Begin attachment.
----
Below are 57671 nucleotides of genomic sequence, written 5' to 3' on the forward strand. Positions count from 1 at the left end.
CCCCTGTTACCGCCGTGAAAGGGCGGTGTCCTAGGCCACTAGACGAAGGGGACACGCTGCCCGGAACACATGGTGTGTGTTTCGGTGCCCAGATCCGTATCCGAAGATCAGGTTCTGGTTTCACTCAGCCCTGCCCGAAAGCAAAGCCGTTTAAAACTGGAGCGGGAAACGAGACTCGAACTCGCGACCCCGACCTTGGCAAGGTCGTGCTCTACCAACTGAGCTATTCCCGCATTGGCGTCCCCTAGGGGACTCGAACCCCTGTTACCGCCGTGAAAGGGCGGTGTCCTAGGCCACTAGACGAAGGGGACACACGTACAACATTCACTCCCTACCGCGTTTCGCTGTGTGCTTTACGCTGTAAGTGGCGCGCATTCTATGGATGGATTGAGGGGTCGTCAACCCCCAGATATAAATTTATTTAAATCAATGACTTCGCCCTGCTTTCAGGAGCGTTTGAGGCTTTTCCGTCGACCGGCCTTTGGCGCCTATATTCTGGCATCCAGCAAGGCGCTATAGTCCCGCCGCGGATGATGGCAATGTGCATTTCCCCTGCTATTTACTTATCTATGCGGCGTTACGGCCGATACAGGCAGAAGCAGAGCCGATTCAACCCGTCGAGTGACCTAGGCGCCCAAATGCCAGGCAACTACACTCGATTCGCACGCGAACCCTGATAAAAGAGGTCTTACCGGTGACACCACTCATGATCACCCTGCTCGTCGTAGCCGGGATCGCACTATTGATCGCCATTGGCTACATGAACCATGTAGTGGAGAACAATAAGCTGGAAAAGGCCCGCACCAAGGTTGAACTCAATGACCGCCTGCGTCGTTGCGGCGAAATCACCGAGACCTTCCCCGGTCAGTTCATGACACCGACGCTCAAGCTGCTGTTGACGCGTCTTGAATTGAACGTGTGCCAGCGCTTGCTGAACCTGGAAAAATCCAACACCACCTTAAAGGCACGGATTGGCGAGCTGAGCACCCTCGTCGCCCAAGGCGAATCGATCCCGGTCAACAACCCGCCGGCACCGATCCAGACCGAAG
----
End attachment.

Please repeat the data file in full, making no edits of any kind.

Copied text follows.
Below are 57671 nucleotides of genomic sequence, written 5' to 3' on the forward strand. Positions count from 1 at the left end.
CCCCTGTTACCGCCGTGAAAGGGCGGTGTCCTAGGCCACTAGACGAAGGGGACACGCTGCCCGGAACACATGGTGTGTGTTTCGGTGCCCAGATCCGTATCCGAAGATCAGGTTCTGGTTTCACTCAGCCCTGCCCGAAAGCAAAGCCGTTTAAAACTGGAGCGGGAAACGAGACTCGAACTCGCGACCCCGACCTTGGCAAGGTCGTGCTCTACCAACTGAGCTATTCCCGCATTGGCGTCCCCTAGGGGACTCGAACCCCTGTTACCGCCGTGAAAGGGCGGTGTCCTAGGCCACTAGACGAAGGGGACACACGTACAACATTCACTCCCTACCGCGTTTCGCTGTGTGCTTTACGCTGTAAGTGGCGCGCATTCTATGGATGGATTGAGGGGTCGTCAACCCCCAGATATAAATTTATTTAAATCAATGACTTCGCCCTGCTTTCAGGAGCGTTTGAGGCTTTTCCGTCGACCGGCCTTTGGCGCCTATATTCTGGCATCCAGCAAGGCGCTATAGTCCCGCCGCGGATGATGGCAATGTGCATTTCCCCTGCTATTTACTTATCTATGCGGCGTTACGGCCGATACAGGCAGAAGCAGAGCCGATTCAACCCGTCGAGTGACCTAGGCGCCCAAATGCCAGGCAACTACACTCGATTCGCACGCGAACCCTGATAAAAGAGGTCTTACCGGTGACACCACTCATGATCACCCTGCTCGTCGTAGCCGGGATCGCACTATTGATCGCCATTGGCTACATGAACCATGTAGTGGAGAACAATAAGCTGGAAAAGGCCCGCACCAAGGTTGAACTCAATGACCGCCTGCGTCGTTGCGGCGAAATCACCGAGACCTTCCCCGGTCAGTTCATGACACCGACGCTCAAGCTGCTGTTGACGCGTCTTGAATTGAACGTGTGCCAGCGCTTGCTGAACCTGGAAAAATCCAACACCACCTTAAAGGCACGGATTGGCGAGCTGAGCACCCTCGTCGCCCAAGGCGAATCGATCCCGGTCAACAACCCGCCGGCACCGATCCAGACCGAAG